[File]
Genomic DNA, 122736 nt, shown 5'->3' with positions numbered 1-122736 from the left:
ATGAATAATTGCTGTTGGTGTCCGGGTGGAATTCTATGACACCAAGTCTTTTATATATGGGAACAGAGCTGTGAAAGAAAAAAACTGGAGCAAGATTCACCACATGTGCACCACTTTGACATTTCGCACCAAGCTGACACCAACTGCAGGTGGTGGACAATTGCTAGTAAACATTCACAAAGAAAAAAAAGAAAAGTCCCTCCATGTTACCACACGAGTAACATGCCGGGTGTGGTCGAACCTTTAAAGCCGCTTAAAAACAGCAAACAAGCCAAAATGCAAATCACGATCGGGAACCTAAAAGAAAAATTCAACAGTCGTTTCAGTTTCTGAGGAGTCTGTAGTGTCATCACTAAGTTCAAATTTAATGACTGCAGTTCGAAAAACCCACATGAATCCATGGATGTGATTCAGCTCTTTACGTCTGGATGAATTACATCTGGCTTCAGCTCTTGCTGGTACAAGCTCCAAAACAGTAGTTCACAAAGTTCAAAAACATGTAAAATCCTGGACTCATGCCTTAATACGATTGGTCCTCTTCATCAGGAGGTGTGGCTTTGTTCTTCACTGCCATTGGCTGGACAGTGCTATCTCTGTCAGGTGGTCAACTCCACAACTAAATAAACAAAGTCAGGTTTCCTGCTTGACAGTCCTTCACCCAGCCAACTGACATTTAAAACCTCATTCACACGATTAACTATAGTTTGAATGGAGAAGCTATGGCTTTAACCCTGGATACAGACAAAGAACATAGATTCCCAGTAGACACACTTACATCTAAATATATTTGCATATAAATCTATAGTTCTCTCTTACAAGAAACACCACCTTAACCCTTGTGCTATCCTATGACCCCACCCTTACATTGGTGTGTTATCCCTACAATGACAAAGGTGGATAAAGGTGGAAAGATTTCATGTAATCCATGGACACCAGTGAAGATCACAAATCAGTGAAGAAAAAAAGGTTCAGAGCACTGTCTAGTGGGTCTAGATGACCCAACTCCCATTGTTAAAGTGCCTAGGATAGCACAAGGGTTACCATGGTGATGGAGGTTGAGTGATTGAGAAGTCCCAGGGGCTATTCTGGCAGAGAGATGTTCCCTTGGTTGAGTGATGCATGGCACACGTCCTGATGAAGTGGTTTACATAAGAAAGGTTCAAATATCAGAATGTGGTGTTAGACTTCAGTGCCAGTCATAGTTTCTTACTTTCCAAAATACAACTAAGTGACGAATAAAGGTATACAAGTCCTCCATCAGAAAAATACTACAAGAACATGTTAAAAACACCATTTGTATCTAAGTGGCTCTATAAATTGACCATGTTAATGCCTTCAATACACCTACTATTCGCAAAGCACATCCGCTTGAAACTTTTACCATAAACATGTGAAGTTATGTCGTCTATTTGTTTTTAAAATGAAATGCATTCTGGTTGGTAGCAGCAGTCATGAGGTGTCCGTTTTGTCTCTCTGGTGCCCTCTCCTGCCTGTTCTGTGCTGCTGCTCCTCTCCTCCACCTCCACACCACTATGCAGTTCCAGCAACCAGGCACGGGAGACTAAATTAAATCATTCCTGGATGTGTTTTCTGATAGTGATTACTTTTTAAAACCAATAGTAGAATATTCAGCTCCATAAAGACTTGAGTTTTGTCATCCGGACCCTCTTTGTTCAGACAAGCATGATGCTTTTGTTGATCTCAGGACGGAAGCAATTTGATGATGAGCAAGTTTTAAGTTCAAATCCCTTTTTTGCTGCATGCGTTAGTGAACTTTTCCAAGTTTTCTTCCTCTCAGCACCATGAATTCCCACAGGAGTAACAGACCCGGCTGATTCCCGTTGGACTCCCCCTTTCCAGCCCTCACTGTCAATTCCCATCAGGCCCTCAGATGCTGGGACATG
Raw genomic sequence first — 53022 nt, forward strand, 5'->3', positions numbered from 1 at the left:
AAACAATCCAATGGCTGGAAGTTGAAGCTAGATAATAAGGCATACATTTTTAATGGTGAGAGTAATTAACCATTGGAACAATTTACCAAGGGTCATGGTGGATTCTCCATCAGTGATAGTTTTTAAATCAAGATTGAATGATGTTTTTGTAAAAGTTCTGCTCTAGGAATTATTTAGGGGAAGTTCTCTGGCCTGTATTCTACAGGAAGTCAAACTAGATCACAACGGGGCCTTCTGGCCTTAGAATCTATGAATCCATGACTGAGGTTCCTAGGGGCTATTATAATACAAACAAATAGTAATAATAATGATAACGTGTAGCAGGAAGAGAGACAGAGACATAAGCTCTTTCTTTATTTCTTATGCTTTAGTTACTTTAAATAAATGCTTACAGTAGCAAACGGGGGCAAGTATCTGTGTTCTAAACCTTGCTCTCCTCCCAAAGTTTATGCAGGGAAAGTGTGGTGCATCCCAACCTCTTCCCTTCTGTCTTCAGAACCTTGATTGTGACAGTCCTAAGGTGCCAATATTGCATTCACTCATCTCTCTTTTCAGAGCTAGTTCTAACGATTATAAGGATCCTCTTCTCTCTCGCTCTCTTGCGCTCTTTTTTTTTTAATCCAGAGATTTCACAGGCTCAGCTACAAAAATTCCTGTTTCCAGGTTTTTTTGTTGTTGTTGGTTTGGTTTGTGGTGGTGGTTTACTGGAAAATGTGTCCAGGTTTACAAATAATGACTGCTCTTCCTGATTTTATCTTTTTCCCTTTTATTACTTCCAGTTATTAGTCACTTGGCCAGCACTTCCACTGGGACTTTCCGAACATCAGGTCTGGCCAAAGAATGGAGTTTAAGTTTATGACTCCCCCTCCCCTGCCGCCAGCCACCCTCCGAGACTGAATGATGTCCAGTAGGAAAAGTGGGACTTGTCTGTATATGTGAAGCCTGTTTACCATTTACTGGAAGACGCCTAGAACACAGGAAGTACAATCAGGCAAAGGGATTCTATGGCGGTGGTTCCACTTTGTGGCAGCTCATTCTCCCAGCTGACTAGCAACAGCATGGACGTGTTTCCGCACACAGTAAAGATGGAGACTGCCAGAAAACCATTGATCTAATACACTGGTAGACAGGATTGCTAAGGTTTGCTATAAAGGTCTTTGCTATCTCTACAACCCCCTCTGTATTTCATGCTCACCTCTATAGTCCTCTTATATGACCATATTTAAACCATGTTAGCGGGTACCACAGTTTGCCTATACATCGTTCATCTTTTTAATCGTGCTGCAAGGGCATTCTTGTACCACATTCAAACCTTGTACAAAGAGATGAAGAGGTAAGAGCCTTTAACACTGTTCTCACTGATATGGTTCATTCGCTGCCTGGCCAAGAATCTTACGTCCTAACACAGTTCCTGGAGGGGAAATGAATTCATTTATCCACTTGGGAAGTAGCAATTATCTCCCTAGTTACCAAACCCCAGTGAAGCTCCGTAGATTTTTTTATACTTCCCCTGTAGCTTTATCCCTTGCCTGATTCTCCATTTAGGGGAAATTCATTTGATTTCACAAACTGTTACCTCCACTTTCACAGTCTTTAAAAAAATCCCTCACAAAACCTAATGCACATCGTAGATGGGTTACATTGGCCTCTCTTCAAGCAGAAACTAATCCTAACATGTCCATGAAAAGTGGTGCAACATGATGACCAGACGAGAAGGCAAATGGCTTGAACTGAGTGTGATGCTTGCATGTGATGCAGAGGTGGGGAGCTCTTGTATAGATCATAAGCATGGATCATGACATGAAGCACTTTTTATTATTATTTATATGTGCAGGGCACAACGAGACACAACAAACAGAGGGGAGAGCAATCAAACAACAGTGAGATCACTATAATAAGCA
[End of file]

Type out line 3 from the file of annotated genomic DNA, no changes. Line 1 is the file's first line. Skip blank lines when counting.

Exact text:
Raw genomic sequence first — 53022 nt, forward strand, 5'->3', positions numbered from 1 at the left: